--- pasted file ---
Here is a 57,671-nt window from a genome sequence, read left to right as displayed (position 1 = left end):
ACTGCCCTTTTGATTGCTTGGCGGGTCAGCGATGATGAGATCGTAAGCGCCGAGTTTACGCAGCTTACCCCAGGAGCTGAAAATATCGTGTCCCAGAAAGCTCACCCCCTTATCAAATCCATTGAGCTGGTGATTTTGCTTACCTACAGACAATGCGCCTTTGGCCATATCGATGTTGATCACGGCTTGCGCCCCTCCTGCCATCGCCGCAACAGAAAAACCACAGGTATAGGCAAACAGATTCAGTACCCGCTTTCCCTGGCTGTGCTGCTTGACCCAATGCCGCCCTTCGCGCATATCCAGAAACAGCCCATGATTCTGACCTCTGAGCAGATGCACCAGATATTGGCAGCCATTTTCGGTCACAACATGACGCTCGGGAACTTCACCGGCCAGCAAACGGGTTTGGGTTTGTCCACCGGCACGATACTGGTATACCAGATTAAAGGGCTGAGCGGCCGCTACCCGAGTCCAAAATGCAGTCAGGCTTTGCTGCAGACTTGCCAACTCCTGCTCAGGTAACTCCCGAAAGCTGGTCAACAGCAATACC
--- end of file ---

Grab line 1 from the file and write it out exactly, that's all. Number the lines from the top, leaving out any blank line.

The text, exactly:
Here is a 57,671-nt window from a genome sequence, read left to right as displayed (position 1 = left end):